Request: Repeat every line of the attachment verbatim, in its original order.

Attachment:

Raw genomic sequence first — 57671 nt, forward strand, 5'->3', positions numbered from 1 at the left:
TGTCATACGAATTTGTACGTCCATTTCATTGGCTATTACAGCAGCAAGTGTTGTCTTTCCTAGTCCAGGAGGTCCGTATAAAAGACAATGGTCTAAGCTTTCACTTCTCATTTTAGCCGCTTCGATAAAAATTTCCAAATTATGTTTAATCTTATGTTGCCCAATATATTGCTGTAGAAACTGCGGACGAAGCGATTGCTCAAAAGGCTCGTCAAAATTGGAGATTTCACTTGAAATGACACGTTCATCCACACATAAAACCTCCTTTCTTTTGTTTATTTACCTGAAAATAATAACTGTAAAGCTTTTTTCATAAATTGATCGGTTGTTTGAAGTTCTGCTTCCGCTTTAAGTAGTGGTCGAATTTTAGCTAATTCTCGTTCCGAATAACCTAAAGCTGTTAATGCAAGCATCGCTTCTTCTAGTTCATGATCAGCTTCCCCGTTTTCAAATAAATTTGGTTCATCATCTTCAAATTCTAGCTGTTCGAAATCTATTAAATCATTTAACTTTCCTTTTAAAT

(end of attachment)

Raw genomic sequence first — 57671 nt, forward strand, 5'->3', positions numbered from 1 at the left:
TGTCATACGAATTTGTACGTCCATTTCATTGGCTATTACAGCAGCAAGTGTTGTCTTTCCTAGTCCAGGAGGTCCGTATAAAAGACAATGGTCTAAGCTTTCACTTCTCATTTTAGCCGCTTCGATAAAAATTTCCAAATTATGTTTAATCTTATGTTGCCCAATATATTGCTGTAGAAACTGCGGACGAAGCGATTGCTCAAAAGGCTCGTCAAAATTGGAGATTTCACTTGAAATGACACGTTCATCCACACATAAAACCTCCTTTCTTTTGTTTATTTACCTGAAAATAATAACTGTAAAGCTTTTTTCATAAATTGATCGGTTGTTTGAAGTTCTGCTTCCGCTTTAAGTAGTGGTCGAATTTTAGCTAATTCTCGTTCCGAATAACCTAAAGCTGTTAATGCAAGCATCGCTTCTTCTAGTTCATGATCAGCTTCCCCGTTTTCAAATAAATTTGGTTCATCATCTTCAAATTCTAGCTGTTCGAAATCTATTAAATCATTTAACTTTCCTTTTAAAT